Former mayor sues current mayor over Philly tax assessments

Former Philadelphia Mayor John Street. (George Widman/AP Photo)

Former Philadelphia Mayor John Street. (George Widman/AP Photo)

Former Philadelphia Mayor John Street has dusted off his law license and put it to work by suing current Mayor Jim Kenney, challenging the city’s system of property tax assessments as “discriminatory and unlawful.”

Philadelphia’s tax assessments have been criticized in reviews by City Council and the city controller as inconsistent and unfair.

Street said in a telephone interview he became aware of the seriousness of the problem when he looked into the issue as a policy adviser for state Sen. Anthony Williams, who is challenging Kenney in the May 21 Democratic primary.

“I was shocked,” Street said of what he found.

His client in the lawsuit is Robert Cunningham, a North Philadelphia homeowner whom Street said has experienced a 61% tax increase.

Years ago, property assessments were conducted by the Board of Revision of Taxes.

Its members were appointed by the judges of the Philadelphia Court of Common Pleas, which Street said, “gave them a measure of independence from the mayor.”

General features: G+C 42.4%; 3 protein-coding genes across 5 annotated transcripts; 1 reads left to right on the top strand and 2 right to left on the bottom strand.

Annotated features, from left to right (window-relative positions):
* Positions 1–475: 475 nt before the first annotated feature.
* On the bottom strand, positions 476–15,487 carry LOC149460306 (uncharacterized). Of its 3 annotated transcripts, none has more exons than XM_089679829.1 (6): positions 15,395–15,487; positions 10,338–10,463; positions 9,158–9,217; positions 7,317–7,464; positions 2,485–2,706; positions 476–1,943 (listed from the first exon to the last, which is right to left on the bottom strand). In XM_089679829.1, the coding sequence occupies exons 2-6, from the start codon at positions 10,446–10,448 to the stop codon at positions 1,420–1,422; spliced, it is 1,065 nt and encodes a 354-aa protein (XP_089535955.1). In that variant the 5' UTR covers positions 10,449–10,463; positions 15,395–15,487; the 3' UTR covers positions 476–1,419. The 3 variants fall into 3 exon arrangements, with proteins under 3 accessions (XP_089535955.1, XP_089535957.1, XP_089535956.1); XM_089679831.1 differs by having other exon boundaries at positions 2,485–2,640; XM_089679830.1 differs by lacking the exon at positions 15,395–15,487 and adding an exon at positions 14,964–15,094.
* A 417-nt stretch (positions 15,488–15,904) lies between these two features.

In the current system, a mayoral appointee determines assessments, Street said, allowing the administration to effectively raise taxes without going to City Council in violation of the state Constitution.

“It is, in my judgment, the most egregious case of taxation without representation that I have ever seen,” Street said.

Street asked the court to prevent the city from collecting property taxes based on current assessments and to order the city to recalculate assessments dating back to 2016.

In a statement, Kenney spokesman Mike Dunn called the suit “frivolous” and “a political stunt,” and noted that any homeowner can appeal an assessment.

Philadelphia Common Pleas Court Judge Gary Glazer has given Street 10 days to file a memorandum of law for his complaint, and the city another 10 days to respond.

After that, Glazer’s order says, “The court shall determine, at its discretion, if a hearing is necessary.”

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